Monday, December 19, 2005
Well, the quarter's finally over. I finished both of my finals on Wednesday, an experience which makes me think that someone somewhere should introduce a bill prohibiting a department from scheduling finals from two of its 400-level classes on the same day. I walked out of there that afternoon as physically as emotionally spent; even fully-caffeinated coffee, which normally affects me so dramatically that it makes me physically ill, failed to do much more than increase the space between synapses in my brain. So now I'm in the part of the quarter that, ironically, in some sense I actually hate the most: vacation. Because even though I get to relax a little - kind of - I spend at least half of the break wringing my hands while I wait for my grades. Especially lately, because I'm so close to graduating. I'm watching my goal of graduating magna cum laude slipping further and further away. It's especially frustrating since if I do miss the mark, it will only be by 0.02 or 0.03 of a GPA point.
And even though I won't call it a "vacation" per se - I still have to spend the bulk of the next two weeks doing preliminary research on what is shaping up to be an overly ambitious honors thesis topic - I am finding myself with a little more free time than usual. John and I are at his parent's house this weekend visiting with the family. Randy and Jess and the girls are here for Christmas, which would normally make for a full house if the new house wasn't so amazingly huge. The new baby is sweet, and Abby is as precocious as ever. It's nice to get a chance to visit with them before the house is flooded with people for the holiday.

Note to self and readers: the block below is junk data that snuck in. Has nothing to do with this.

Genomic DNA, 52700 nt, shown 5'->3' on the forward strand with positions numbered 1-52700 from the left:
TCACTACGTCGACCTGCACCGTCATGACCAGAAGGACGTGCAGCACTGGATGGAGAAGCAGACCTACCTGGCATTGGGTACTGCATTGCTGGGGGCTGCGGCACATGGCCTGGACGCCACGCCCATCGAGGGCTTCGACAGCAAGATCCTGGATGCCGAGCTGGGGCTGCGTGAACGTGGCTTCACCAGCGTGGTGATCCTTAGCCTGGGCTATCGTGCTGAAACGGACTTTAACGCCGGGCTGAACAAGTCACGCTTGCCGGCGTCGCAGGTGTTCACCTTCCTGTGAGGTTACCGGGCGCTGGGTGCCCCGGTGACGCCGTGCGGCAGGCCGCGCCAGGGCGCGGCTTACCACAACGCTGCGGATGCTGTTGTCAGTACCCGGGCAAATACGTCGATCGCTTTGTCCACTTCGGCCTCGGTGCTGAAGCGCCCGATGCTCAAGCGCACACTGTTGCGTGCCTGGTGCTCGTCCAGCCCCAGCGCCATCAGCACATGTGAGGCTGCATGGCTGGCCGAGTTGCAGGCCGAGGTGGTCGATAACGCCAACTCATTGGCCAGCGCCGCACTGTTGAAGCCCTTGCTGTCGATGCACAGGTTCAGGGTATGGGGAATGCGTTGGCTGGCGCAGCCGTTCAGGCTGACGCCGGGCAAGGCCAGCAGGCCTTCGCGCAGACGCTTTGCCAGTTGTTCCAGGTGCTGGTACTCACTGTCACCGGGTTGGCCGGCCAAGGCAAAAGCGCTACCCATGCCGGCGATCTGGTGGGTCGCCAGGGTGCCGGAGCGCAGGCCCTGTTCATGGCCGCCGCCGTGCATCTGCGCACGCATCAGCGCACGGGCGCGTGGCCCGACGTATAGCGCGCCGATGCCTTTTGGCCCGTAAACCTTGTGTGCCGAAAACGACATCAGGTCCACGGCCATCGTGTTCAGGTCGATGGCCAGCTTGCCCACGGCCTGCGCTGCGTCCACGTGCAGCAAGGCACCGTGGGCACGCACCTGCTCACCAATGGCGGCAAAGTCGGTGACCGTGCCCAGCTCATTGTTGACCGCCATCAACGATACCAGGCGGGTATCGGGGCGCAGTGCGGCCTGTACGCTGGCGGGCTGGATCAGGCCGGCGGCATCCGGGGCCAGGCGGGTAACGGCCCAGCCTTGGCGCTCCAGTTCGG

This evening I was chatting on MSN with a language partner in Taipei. When Abby discovered I was using the internet for communication, she asked me who I was talking to. I told her it was a friend from China (an a-political answer for the purpose of simplification; how do you explain the China-Taiwan problem to a three-year-old?), and she promptly asked his name.
"Jiang Xiaozong," I said.
And Abby, laughing hysterically, said, "I don't believe you.
"It's true. It's a Chinese name."
"No," said Abby. "It's a silly name." And then, noticing the picture of a giant panda that takes up the desktop on my computer: "Oh! Is that a panda bear?"
"Where can you see pandas?"
"I dunno. At the zoo?"
"The one in China."
"Ohhhhh." Her eyes lit up with understanding. "Is it next to a Chinese restaurant?"
I explained that I thought, yes, the likelihood of a Chinese restaurant being somewhere near the Chinese zoo was pretty high. Abby then proceeded to type gibberish messages to my Taiwanese friend and ask me to translate them into legible English. Most of them said "I love my auntie" and "my auntie is the best." Well, I love my niecie too.